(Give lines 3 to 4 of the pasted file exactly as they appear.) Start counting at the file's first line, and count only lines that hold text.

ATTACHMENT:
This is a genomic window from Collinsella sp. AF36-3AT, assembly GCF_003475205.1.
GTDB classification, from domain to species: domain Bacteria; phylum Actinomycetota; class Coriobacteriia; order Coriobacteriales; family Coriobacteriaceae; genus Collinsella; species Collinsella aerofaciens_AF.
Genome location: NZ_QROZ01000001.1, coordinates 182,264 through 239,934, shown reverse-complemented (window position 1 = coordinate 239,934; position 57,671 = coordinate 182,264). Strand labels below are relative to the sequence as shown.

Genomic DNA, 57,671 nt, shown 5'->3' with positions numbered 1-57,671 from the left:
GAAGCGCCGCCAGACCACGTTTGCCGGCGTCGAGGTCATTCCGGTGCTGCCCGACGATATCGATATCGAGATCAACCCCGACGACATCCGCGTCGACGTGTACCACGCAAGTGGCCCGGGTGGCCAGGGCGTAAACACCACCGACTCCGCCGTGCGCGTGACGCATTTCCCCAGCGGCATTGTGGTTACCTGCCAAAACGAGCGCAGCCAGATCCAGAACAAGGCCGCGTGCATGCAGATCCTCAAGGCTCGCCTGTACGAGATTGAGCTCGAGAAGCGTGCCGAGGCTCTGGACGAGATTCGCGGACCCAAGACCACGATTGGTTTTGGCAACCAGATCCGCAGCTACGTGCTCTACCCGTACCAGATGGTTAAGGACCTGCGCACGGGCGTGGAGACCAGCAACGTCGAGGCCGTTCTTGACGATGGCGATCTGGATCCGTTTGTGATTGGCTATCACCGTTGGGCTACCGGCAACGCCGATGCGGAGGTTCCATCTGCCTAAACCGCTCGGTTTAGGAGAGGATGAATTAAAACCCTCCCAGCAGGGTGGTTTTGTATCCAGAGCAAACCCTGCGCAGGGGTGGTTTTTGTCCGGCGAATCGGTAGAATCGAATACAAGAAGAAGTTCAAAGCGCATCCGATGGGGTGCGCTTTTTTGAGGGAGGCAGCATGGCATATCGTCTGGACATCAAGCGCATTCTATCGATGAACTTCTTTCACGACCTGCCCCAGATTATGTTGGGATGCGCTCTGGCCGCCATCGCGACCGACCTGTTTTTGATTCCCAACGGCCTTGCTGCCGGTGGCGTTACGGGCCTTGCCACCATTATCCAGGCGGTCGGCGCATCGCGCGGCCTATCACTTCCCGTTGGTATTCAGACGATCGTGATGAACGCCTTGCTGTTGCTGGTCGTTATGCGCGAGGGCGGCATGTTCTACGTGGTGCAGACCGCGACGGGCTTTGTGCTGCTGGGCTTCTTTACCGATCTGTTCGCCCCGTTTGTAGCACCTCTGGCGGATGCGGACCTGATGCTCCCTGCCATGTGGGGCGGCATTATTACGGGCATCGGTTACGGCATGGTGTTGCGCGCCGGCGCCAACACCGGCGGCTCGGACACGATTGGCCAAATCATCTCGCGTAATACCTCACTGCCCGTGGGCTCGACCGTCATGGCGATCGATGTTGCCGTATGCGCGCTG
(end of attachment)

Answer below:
Genome location: NZ_QROZ01000001.1, coordinates 182,264 through 239,934, shown reverse-complemented (window position 1 = coordinate 239,934; position 57,671 = coordinate 182,264). Strand labels below are relative to the sequence as shown.

Genomic DNA, 57,671 nt, shown 5'->3' with positions numbered 1-57,671 from the left: